I think we all have to accept that – with the exception of the very few – most of us will need to do other work to pay the bills. I do copywriting and other bits and pieces for travel companies and content agencies. I do walking tours on the streets of Berlin (which has certainly been good for honing the storytelling skills).  I don’t really have an answer because I still know that I am one of the lucky ones. I have time to write. I can make time to travel. I have a supportive partner. There are people with much more difficult circumstances than mine who create amazing things, and I am in awe of them. The deeper question is, why do we as society not value art and music and literature in a way that means that artists, musicians and writers can live from their work? Because the danger is that the majority of voices we will hear will increasingly come from a privileged minority, those who can afford, one way or the other, to “pursue their passions”. This will have the knock-on effect of only increasing the idea that the arts are for the few and not for the many.

INTERVIEWER

What’s next for you and your writing? Are there any exciting projects we should be looking out for?

SCRATON

I have started the next novel and have some loose ideas for nonfiction books, one set in the north of England and the other in the hills of Germany. All three books will no doubt continue to explore ideas of history, memory, identity and place. As I answered earlier: I am still trying to work out the best way to say what it is I want to say.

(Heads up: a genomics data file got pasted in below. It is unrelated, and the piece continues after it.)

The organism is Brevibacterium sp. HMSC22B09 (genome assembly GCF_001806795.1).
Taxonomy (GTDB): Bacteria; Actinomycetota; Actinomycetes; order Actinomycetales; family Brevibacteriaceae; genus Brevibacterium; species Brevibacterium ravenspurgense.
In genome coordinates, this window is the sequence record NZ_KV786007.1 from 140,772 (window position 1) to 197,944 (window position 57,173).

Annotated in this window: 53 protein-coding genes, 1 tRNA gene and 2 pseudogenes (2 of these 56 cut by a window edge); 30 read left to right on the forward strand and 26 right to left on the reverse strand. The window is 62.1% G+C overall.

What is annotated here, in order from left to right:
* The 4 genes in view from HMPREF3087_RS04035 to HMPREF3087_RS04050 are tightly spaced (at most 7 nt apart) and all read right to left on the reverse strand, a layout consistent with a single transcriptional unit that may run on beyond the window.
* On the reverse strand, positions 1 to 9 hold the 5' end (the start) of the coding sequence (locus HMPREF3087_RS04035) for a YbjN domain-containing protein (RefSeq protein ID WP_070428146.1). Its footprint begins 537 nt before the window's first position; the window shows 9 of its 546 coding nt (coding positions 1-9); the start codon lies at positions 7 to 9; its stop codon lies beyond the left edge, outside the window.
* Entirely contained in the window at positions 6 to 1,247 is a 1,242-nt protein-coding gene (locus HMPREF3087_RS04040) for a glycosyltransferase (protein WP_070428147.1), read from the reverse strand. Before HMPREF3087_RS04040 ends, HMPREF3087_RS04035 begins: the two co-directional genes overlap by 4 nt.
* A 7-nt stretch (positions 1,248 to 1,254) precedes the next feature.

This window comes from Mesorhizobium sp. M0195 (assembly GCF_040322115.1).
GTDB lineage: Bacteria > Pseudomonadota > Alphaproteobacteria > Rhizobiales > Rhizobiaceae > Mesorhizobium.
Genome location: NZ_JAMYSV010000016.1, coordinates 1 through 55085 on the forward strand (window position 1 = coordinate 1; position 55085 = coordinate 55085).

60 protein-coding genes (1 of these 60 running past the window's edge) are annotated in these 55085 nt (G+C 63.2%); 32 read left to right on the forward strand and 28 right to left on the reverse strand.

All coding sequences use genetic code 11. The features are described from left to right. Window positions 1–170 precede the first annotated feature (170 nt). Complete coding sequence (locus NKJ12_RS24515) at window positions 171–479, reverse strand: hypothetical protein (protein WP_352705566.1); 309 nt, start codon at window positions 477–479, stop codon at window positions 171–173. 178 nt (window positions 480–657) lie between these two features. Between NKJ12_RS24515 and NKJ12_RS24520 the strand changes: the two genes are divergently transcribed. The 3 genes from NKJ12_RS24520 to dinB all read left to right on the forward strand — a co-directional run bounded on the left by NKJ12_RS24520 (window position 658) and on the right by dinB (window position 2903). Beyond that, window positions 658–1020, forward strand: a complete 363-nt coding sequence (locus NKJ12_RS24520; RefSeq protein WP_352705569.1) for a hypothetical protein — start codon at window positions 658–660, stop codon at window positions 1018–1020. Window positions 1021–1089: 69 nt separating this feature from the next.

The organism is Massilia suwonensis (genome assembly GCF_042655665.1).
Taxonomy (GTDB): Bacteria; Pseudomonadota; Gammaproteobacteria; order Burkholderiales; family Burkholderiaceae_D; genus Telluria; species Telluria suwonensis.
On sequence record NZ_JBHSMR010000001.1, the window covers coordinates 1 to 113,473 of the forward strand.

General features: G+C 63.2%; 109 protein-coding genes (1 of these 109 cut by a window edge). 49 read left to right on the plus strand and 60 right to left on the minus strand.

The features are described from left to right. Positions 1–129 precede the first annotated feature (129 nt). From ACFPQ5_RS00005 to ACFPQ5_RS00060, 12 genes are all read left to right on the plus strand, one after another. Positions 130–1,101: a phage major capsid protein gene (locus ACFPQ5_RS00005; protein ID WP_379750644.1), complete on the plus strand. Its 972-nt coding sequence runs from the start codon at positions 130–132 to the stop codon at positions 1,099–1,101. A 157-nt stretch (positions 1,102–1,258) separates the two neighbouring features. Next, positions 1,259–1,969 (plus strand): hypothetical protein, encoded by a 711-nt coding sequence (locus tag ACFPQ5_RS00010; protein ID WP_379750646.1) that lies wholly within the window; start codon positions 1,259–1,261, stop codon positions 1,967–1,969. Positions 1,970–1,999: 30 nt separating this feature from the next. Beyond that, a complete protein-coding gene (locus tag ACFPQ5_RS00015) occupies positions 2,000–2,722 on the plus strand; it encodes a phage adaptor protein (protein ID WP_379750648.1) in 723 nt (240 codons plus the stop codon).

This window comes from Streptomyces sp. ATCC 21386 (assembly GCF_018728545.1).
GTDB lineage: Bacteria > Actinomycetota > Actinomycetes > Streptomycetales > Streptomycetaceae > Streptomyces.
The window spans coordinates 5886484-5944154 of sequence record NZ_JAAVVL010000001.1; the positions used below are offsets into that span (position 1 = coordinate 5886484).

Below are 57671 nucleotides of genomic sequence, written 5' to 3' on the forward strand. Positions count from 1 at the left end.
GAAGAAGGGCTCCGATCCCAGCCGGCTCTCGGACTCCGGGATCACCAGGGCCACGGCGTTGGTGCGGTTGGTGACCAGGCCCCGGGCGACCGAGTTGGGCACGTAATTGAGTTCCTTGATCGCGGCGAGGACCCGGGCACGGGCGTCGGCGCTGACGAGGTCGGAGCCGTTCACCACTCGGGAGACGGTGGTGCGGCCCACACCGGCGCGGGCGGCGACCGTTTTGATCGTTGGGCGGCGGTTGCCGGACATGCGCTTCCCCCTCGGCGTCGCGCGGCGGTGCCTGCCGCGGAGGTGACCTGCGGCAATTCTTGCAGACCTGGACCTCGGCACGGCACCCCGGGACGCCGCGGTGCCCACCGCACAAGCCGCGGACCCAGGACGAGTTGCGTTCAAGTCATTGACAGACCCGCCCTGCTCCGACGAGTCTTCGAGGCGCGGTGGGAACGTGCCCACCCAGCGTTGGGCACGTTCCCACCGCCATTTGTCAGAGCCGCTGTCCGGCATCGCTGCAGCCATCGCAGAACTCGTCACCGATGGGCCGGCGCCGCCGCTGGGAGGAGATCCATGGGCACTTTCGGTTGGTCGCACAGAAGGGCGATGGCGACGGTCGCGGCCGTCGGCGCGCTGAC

The same but different

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Berlin

Berlin is not what you’d call ‘chic’. A lot of the city was flattened in the war and the subsequent Wall drama kept it on its toes, driven by practicality rather than aesthetics. It’s fairly square and industrial, with huge signs of corporations stretching over streets and into the sky. Occasionally, however, you find an old building that remains un-bombed – a relic from another age. I was there last weekend, with two old friends, Bex and Charlotte. Our apartment was in one of these old structures, above an Indian restaurant. Inside, there was a wide, shallow-stepped staircase, hidden by huge heavy oak doors.

Our host, Gesine, emerged from the darkness of the flat with a runny nose and sore throat.

‘I feel like shit,’ she said. ‘Also the apartment is very historical. Look at the bullet holes in the door. They are from the second world war.’

We dragged our cases back out to look at the holes. There they were. Then we dragged everything back in.

The flat was small and massive at the same time. There was a tiny, low-ceilinged hallway, full of piles of miscellany everywhere. Sewing equipment, boxes of beer, creepy dolls with cracked faces – if Gesine owned something, she stacked it, normally under something heavier. But if you could break through the hall, you reached the rooms prepared for us, which were huge and light but still weird, with cinema seats and paintings of wobbly fruit.

‘I did the bathroom myself,’ Gesine said. She had, as well. She’d signed the painted tiles with her name and gave us a bucket to take into the shower. I’m not sure why.

But we didn’t come all the way to Berlin to look at tiles and wobbly fruit. We came for food and culture and more food.

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Brandenburg Gate